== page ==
We’re facing a clash of generations in America.
The Baby Boomers – the generation of “The Sixies”, Woodstock, and The Beatles singing, “You say you want a revolution…” – are kicking and screaming into retirement; while the Millennials – the first generation of “digital natives” (see http://edition.cnn.com/2012/12/04/business/digital-native-prensky/) and the most-observed generation in history – are facing their 30’s.
Boomers don’t want to give up control – and Millennials are in effect saying, who needs you? And are creating new ways of doing things. This phenomenon is true with everything from pocket-sized computers (thinly disguised as cell phones) to the Church. This trend is maybe mostly true in the Church. Millennials are walking away from traditional churches en masse – and a new generation of pastors would rather plant new churches than take on an established, traditional church.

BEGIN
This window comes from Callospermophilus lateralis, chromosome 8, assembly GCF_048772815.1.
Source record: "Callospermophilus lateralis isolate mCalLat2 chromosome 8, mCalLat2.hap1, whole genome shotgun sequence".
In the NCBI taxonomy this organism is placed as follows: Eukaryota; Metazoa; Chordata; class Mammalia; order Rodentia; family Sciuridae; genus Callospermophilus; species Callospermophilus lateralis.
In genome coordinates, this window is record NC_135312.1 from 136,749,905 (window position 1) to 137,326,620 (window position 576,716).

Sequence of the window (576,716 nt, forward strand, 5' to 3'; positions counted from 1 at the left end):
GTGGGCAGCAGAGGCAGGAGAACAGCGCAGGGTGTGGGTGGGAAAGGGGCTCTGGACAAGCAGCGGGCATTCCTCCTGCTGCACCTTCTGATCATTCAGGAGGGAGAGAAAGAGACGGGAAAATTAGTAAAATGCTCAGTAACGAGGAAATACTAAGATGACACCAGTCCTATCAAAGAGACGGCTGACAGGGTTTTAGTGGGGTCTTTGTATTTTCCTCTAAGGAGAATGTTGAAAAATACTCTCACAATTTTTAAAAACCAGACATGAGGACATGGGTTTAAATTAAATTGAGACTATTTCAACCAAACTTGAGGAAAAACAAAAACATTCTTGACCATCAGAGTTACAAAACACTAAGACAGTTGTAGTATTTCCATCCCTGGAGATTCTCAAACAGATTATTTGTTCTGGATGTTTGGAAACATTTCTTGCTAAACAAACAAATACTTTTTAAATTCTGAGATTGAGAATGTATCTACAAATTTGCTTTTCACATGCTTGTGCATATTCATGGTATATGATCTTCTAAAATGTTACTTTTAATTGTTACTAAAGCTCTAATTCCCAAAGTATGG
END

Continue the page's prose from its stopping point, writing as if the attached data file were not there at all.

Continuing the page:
Yes, most Millennials want and are seeking out growing relationships with older, significant adults as mentors. (See https://hbr.org/2010/05/mentoring-millennials.) But, from my perspective, the generations are looking at the basic aspects of ministry very, very differently. It is my conclusion that the different generations need each other, probably more than ever before. But, it often look like the two generations are speaking different languages when it comes to ministry.
- Boomers think mentoring is an “information dump” (like orientation sessions) – Millennials want relationships with significant, older people.
- Boomers think discipleship is a series of scheduled meetings – Millennials want to do life together.
- Boomers think evangelism is most often a systematic presentation – Millennials seek to build relationship within communities.
- Boomers think structured church programs should fill up their weekend schedules – Millennials are more attracted to relational conversations around a cup of coffee.
- Boomers think Millennials should “pay their dues” before assuming positions of leadership – Millennials believe they have much to offer and want a voice in influencing the direction of the organization.
- Boomers want fellowship with others from their own generation – Millennials crave growing relationships with members of other generations.
The generations need each other in the church. What can we do to build growing and intentional, inter-generational connections in the Church?